From changing diapers to avant-garde
Nelson's film career got off to a visceral start with Schmeerguntz (1966), which she co-directed with Dorothy Wiley. The duo had gotten a crash course on how to use a camera from Gunvor's husband Robert Nelson, who was active in the American avant-garde film scene. Schmeerguntz is based on the juxtaposition of "found footage" and the everyday reality of a housewife. Images of an ideal all-American female are overlapped with scenes of a pregnant Wiley trying to put on clothes and other daily routines: the rough and explicit shots make us catch glimpses of vomit, trash, excrement etc. The whole film was very consistent with the zeitgeist of underground cinema. Its sharp and funny criticism of the official (patriarchal) American society inspired critic Ernest Callenbach claim that PTA's, Rotaries, garden clubs and all the rest of the institutions that uphold the false image of the all-American home deserve a film like Schmeerguntz.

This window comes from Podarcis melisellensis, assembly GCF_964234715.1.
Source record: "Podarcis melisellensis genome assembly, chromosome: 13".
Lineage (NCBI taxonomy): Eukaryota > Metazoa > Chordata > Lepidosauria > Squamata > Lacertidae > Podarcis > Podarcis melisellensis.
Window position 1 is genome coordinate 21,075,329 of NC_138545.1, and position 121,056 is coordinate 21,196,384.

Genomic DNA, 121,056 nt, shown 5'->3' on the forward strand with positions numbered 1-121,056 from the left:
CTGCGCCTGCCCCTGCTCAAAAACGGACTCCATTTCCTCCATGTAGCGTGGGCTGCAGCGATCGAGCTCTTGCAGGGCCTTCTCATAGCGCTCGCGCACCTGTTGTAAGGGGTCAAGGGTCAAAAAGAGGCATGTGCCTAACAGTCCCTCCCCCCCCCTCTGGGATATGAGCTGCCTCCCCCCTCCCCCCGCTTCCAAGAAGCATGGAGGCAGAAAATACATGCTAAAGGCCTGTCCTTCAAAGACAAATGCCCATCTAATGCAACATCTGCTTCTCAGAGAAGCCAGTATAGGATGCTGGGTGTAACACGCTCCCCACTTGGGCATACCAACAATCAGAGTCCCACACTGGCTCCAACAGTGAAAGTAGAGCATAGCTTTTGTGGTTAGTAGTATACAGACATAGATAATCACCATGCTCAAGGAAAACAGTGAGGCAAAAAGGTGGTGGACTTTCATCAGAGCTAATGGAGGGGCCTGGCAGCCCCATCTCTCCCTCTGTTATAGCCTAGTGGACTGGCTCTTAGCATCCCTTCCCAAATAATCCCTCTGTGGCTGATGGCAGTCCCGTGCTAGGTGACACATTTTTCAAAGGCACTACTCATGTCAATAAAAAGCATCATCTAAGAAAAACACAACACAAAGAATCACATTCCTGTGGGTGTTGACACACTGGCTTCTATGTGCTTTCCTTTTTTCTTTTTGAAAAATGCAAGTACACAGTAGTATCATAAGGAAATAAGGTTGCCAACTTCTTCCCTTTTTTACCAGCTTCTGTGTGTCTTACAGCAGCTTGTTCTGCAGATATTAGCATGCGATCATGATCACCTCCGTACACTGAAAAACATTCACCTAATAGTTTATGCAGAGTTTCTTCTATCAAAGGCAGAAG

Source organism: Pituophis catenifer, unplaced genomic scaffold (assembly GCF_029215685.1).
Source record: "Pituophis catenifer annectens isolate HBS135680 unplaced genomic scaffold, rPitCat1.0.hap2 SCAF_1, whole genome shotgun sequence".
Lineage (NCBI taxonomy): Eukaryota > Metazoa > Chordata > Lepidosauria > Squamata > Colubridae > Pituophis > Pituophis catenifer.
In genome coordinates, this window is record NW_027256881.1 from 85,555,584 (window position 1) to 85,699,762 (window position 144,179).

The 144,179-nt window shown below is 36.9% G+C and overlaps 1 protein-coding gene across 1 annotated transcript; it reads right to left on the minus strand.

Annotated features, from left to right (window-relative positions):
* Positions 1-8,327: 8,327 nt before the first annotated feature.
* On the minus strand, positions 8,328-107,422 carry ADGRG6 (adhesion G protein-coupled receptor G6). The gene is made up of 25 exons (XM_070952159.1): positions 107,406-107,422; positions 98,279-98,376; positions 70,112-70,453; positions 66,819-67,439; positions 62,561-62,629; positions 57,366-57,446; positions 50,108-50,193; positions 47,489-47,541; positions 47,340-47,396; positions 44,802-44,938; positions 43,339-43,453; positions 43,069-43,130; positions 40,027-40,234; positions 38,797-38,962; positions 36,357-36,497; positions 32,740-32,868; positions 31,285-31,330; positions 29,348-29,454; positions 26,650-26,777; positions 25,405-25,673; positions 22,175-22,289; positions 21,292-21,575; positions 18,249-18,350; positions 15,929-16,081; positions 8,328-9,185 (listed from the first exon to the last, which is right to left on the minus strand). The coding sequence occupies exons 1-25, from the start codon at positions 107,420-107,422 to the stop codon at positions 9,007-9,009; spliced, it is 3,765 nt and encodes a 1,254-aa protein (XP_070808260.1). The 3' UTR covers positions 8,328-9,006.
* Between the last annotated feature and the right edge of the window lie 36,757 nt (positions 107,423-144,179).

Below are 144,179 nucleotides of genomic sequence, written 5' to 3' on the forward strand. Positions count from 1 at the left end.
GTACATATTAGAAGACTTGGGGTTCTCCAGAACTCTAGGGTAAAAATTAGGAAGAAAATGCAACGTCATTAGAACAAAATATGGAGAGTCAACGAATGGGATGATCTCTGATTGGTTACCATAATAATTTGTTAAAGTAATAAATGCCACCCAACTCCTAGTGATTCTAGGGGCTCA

After the controversial debut there was no turning back. Next on the agenda for Nelson and Wiley was Fog Pumas (1967), a rarely film screened film (not available for Avanto either - Ed.), which parodies surrealist films, among other things. The following effort, Kirsa Nicholina (1969) was a cinema verité type of a documentary of a childbirth at home, for which Nelson just happened be there to shoot – and which at first sight seems to have nothing in common with her previous work. The film is often mentioned in cinema literature, as it is so obviously reflective of its time. Nelson's touch manifests her characteristic respect for whatever is being filmed.
My Name Is Oona (1969), Nelson's second film made entirely by herself, was proof positive that she had come to stay as an integral part of American avant-garde cinema. A portrait of Nelson's daughter Oona, the film shows how depicting the world of a child is Nelson's way of testing the means of cinematic expression by blending the two inherent characteristics: the concrete and the fictional qualities of images. In the history of cinema, My Name Is Oona is probably the most beautiful manifestation of a child's ability to experience both the imaginary and the concrete as belonging to the same reality. Also notable is the film's repetitive soundtrack, in which Oona keeps saying her name. Nelson has always been very aware of the use of sound and its possibilities as an aesthetic language and resonance of its own.